Part 1 of this two-part article covered an overview of the five-step (variable displacement) controller central compressed air management system and examples of five-step and two-step controls. Potential energy savings with a two-step controller with examples and charts also were provided.
Real action at a real system
Figure 1 is a schematic of three lubricant-cooled rotary-screw compressors with a five-step variable-displacement controller. The units were converted to two-step control and used a simplistic central compressed air management system with a fixed sequence. The demand is only 1,450 cfm, yet we have the total 4,200 cfm online operating inefficiently all the time with the units using too much power and short cycling (Figure 2). This is the actual system with two 350-hp and one 250-hp lubricant-cooled rotary-screw compressor with five-step variable displacement poppet valve capacity controls. The relevant data:
Figure 1. Converting these lubricant-cooled rotary-screw compressors from two-step control to five-step variable displacement controller saved more than $100,000 per year.
Figure 2. All units exhibit extreme "short cycling" and the control manufacturer is still trying to correct the problem.
- Unit 1: 250 hp, 1,250 cfm operating at 48.8% flow
- Unit 2: 350 hp, 1,600 cfm operating at 37.2% flow
- Unit 3: 350 hp, 1,600 cfm operating at 16.4% flow
- Average power consumption: 476 kW at 1,451 cfm (3.04 cfm/kW)
If operating properly and using local five-step control, the system should have only one 1,600-cfm unit online operating at 90% flow and 93% power. This translates to 247 kW at 1,451 cfm, or 5.87 cfm/kW. This more efficient configuration would yield a potential annual savings of 229 kW x 8,760 hrs/yr x $0.05/kWh = $100,302/yr.
The bottom line is that a fully competent compressed air system audit should precede any design or control selection because it accurately identifies the pressure and demand profile. In any case, remember that you can eliminate surge demands that might upset a control scheme by using local storage to convert a surge into a low average demand.
Another real system
The three 24-hr trending charts (Figure 3a, 3b and 3c) indicate that one 400-hp, one 150-hp and one 100-hp compressor are on line and operating at part load. Also, the flow profile (1,720 scfm to 1,900 scfm with peaks to 2,000 scfm) is erratic and not representative of the apparent air demand. The charts reveal an operating pressure band between 103 psig and 117 psig with evidence of extreme short cycling. The nameplate demand of the connected users is near the full load of the 400-hp unit. When the system pressure falls, the control system first brings up the designated 150-hp trim unit. It comes on at full load and then overdrives the system pressure, fully unloading the 400-hp unit and immediately removing 1,728 scfm from the supply.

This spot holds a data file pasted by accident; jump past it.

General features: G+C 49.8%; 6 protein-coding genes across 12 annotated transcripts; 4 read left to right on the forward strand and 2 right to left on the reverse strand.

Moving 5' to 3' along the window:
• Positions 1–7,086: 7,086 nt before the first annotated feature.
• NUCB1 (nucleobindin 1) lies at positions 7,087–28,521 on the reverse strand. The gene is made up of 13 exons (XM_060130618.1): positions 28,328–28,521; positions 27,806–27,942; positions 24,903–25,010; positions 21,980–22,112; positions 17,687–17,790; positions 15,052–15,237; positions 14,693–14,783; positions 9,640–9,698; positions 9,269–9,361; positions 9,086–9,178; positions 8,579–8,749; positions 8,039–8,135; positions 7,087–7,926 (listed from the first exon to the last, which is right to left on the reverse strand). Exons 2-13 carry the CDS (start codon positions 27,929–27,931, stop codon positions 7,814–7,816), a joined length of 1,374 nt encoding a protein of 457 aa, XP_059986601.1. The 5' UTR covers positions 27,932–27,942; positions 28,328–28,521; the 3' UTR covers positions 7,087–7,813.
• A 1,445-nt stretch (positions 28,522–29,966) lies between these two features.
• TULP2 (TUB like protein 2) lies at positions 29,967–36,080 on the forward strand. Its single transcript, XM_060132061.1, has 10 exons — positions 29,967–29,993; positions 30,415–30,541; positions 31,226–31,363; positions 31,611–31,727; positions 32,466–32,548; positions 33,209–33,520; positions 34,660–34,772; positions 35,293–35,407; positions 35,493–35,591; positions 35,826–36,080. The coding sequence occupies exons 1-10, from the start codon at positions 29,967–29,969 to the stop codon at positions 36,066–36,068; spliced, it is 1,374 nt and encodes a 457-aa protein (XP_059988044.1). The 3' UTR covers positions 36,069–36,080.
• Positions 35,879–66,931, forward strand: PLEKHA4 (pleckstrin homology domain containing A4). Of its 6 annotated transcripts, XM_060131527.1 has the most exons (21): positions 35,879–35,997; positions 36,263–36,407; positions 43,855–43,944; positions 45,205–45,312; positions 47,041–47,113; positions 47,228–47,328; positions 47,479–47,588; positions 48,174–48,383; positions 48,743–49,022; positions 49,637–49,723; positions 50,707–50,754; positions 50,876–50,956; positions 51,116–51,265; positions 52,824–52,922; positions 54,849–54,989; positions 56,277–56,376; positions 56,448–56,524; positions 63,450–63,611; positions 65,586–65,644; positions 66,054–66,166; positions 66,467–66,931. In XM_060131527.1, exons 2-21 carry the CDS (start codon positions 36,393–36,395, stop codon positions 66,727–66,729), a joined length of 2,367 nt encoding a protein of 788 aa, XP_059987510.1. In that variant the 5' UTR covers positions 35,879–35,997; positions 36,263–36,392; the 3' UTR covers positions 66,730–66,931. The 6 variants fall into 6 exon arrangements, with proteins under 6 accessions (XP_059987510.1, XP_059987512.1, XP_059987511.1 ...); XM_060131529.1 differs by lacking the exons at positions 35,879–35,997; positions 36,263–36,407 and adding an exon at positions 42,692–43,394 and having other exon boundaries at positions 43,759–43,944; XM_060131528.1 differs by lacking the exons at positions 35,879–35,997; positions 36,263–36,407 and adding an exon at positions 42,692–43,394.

System stability collapses quickly, bringing a second 100-hp trim unit online to help the 400-hp base unit, overdriving the system again before the controls can catch up. The system continues to run out of control with too many units running at part load and short cycling. None reach a sustained idle and shut off.
We see far too much of this type of problem, which some careful planning can so easily avoid. The fix for this system was simply reconnecting the local five-step variable-displacement control on the 400-hp unit and allowing it to run base load outside the control of the central air management system. If you look, you’ll find modern well-thought-out central air management systems that can support two-step controls on both small and large units. Usually, these have the ability to control five-step units, modulation units and, perhaps, even centrifugal compressors without requiring that you convert all units to two-step control.
If you’re investigating a central air management system, be sure that its specific capabilities fit your situation. If it allows you to keep the five-step control operating as a five-step, your control will be a lot more responsive and reliable. When in doubt, observe candidate systems in operation. Even those with limited flexibility are described as having the same features and, of course, they all have so-called smart electronics. The real secret is in the knowledge and experience of the software developers and their understanding of a capacity control system and its effect on various types of compressors under various conditions.
The data from the 24-hour trend curves for the central air management system study show:
- Three units online simultaneously, each operating at part load
- 2,948 cfm online, 1,720 cfm average demand (base unit capacity is 1,768 cfm)
- Demand peaks between 1,900 cfm and 2,000 cfm
- Pressure swings from 103 psig to 117 psig
The relevant data is summarized in Table 1. The two-step controller has a slower response time than either variable-displacement or modulation control. Therefore, it can’t respond as effectively to system dynamics. But, of course, you can do better than that in your own plant.
Hank van Ormer is owner of AirPower USA, Pickerington, Ohio. Contact him at email@example.com and (740) 862-4112.